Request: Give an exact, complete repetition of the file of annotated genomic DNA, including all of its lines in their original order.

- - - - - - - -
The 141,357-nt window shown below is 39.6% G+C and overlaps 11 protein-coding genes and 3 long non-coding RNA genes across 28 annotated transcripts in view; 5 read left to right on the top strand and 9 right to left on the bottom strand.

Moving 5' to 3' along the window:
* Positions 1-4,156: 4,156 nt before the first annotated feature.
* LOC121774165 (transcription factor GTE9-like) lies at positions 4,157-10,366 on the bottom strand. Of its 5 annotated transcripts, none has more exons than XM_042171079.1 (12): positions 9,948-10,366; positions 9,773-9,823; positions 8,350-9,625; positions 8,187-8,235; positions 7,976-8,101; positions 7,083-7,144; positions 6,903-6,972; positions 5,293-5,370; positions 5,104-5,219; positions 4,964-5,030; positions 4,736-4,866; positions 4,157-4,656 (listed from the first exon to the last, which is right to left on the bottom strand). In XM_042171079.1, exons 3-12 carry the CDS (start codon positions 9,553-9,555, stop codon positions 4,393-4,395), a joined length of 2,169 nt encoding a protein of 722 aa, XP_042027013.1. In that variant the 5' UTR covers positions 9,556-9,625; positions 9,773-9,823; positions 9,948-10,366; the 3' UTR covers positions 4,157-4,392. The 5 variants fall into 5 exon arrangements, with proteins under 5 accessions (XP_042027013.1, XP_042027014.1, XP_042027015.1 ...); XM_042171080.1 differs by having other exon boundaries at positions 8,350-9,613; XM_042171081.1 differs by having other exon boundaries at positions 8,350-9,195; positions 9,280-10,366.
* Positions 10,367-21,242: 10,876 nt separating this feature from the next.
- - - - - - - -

The 141,357-nt window shown below is 39.6% G+C and overlaps 11 protein-coding genes and 3 long non-coding RNA genes across 28 annotated transcripts in view; 5 read left to right on the top strand and 9 right to left on the bottom strand.

Moving 5' to 3' along the window:
* Positions 1-4,156: 4,156 nt before the first annotated feature.
* LOC121774165 (transcription factor GTE9-like) lies at positions 4,157-10,366 on the bottom strand. Of its 5 annotated transcripts, none has more exons than XM_042171079.1 (12): positions 9,948-10,366; positions 9,773-9,823; positions 8,350-9,625; positions 8,187-8,235; positions 7,976-8,101; positions 7,083-7,144; positions 6,903-6,972; positions 5,293-5,370; positions 5,104-5,219; positions 4,964-5,030; positions 4,736-4,866; positions 4,157-4,656 (listed from the first exon to the last, which is right to left on the bottom strand). In XM_042171079.1, exons 3-12 carry the CDS (start codon positions 9,553-9,555, stop codon positions 4,393-4,395), a joined length of 2,169 nt encoding a protein of 722 aa, XP_042027013.1. In that variant the 5' UTR covers positions 9,556-9,625; positions 9,773-9,823; positions 9,948-10,366; the 3' UTR covers positions 4,157-4,392. The 5 variants fall into 5 exon arrangements, with proteins under 5 accessions (XP_042027013.1, XP_042027014.1, XP_042027015.1 ...); XM_042171080.1 differs by having other exon boundaries at positions 8,350-9,613; XM_042171081.1 differs by having other exon boundaries at positions 8,350-9,195; positions 9,280-10,366.
* Positions 10,367-21,242: 10,876 nt separating this feature from the next.